T.I. isn’t much of a music guy, is he? Sure, he performs music. He records it. He probably even owns a few CDs, or something like that. But there is no way that this man loves and respects music. If the opposite were true, he would not have brought the earsore that is No Mercy into this world.
Okay, that’s harsh. But this album is full of the same Top 40 tripe that dominates the airwaves. There’s certainly nothing wrong with pop music (personally, I consider myself a poptimist), but there’s good pop music, and there’s bad pop music. This is bad pop music.
Yes, you just read No Mercy described as pop. T.I. is a pop star, an entertainer, and he knows how to manipulate one-dimensional radio listeners into becoming his most ardent fans. For this album alone, he has recruited all of the usual suspects in the songwriting and production world: Kanye/No I.D., Dr. Luke, The-Dream, Danja, The Neptunes, Alex da Kid—the list goes on. No Mercy has taught me the following things: The Neptunes need to hang it up, because their songs became caricatures of themselves a long time ago; Dr. Luke should stay away from pop-rap because he’s not good at it (or at making music in general, really); The-Dream, while normally a competent songwriter and producer, created one of the most hackneyed, embarrassing songs of 2010 with the pandering-for-sympathy title track, a song that postures T.I. as a guilty man who does not feel it necessary to be held accountable for his own wrongdoings.
We’ve heard good hip-hop leaning pop albums this year, and it’s just a shame that they had to come closer to the end of the album and review cycle. Diddy, while normally a veritable laughingstock, showed us some unexpected and genius curatorship with Last Train to Paris, a locomotive body of work that touts modern R&B mixed with Ibiza-influenced electro. Kanye gave us the pained art-rock opus that Adrian Belew probably wished he’d created. The aforementioned leading dudes in hip-hop (remember that Diddy was, at the very least, once responsible for propelling Biggie to superstardom) are clearly bigger music fans than T.I.—they dabble in such niche genres and aspire to bring them to the status quo, hoping to contribute new patches to the giant mainstream hip-hop quilt that has, in recent years, grown astonishingly monochromatic. Guys like T.I. are responsible for this increasing monochromaticity. Guys like T.I. have probably never heard a King Crimson or DJ Hell record, let alone have a passing familiarity with those artists. That’s not to say that all pop artists with limited musical influences make terrible pop albums, but there’s been an ever-increasing trend that argues for the opposite.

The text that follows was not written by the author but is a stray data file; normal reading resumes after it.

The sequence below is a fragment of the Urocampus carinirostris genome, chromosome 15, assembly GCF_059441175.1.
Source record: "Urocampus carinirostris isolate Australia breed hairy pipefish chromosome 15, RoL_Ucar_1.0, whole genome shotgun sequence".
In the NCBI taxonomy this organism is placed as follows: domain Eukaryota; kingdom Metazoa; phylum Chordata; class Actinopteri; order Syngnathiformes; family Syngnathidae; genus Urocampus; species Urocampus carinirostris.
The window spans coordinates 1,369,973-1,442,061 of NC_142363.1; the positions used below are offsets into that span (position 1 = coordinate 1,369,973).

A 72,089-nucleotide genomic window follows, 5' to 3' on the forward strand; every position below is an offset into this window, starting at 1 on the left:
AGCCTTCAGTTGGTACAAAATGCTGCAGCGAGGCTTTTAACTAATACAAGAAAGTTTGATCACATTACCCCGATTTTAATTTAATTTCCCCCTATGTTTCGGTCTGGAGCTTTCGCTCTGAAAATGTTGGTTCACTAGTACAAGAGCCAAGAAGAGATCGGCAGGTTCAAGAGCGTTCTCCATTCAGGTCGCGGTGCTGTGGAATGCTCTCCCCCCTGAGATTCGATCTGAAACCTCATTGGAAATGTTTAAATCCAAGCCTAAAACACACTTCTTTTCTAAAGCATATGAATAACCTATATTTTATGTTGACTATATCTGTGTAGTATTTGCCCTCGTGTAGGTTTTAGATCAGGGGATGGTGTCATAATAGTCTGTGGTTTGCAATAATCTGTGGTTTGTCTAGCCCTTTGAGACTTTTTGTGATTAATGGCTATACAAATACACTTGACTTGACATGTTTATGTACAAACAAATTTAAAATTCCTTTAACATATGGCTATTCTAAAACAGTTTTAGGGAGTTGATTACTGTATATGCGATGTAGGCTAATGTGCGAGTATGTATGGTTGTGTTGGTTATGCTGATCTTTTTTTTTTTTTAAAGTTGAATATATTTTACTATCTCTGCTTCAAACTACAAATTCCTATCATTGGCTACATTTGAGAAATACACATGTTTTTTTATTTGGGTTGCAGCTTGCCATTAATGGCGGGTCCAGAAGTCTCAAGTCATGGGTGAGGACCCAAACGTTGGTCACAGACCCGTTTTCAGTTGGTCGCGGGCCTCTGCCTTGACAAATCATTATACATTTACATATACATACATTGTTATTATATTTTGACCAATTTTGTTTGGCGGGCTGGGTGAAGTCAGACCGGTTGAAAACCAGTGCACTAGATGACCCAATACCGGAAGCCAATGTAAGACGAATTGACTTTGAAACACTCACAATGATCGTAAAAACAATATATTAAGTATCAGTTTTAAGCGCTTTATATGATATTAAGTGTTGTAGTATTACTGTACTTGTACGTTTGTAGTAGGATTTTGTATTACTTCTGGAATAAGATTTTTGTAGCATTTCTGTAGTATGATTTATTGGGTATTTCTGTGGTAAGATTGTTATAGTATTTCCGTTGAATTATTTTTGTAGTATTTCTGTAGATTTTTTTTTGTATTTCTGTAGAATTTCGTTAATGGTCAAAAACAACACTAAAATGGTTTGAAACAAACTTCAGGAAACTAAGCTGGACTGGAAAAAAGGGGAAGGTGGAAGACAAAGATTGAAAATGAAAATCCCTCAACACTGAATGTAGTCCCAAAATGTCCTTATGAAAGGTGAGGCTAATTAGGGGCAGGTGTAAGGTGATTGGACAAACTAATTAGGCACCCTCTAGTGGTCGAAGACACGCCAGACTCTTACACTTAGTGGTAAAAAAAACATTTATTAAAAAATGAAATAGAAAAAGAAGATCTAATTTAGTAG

Not only is the album full of derivative R&B/rap/pop mishmash, but it’s also tremendously unfocused and, for the most part, T.I.’s presence isn’t even necessary (sometimes it’s virtually nonexistent). The admittedly-decent “Welcome to the World” is more of a Kanye/Kid Cudi showcase and would actually do better on a Kanye or Cudi album. T.I. is completely expendable. The same goes for the repetitive, rehashed Neptunes track “Amazing”, which is dominated by Pharrell rather than T.I., making him expendable yet again. This happens again on the hashtaggy “Poppin’ Bottles” and the Trey Songz-led “Strip”—you get the idea.
So we have an album from a guy who probably doesn’t even enjoy music that much, choc-full of the same ol’ radio-friendly songwriting and production, and to top it all off, the album is soggy with crocodile tears because the world has been so cruel to T.I. It has shown him, as he believes, “no mercy.” The album is one giant pity party, as you might have surmised from the somber front cover, and you have tracks like “Get Back Up” with Chris Brown, another sympathy-seeking guy who wants audiences to gloss over the fact that he beat ex-girlfriend Rihanna to a pulp. “No Mercy” makes the pandering even more blatant, with the hook asking, “Is there no mercy for me?” as ominous bells and chimes ring in the background over some half-hearted, exceedingly contrived funeral beat. Does it get worse? Oh, it does: T.I. closes out the album seeing how hard he can pull on the heartstrings of the similarly beaten and broken in “Castle Walls”, the “duet” with Christina Aguilera that discusses how rich and sad and indicted he is, as if the self-aggrandizing sorrowfest wasn’t bad enough throughout the entire album. Life is so hard, isn’t it, T.I.?
Artists almost always release albums after they suffer in the public eye, and those albums are almost always appalling. But hey, Kanye took the whole tortured, evil genius/villain stigma and made great art with it. Why couldn’t T.I. have done the same? Probably because he doesn’t even have the capacity for it. He’s a basic entertainer, one whose only source of music is probably Ryan Seacrest’s Top 40 countdown, a generic R&B radio station out of Atlanta, and an OJ da Juiceman album he happened to bum off OJ himself. No Mercy is what happens when too many different people attempt to prop up a guy who doesn’t know a ton about music, mercy, or himself. Consequently, it’s a collection of songs that are as dismal, embarrassing, and boring as you might expect.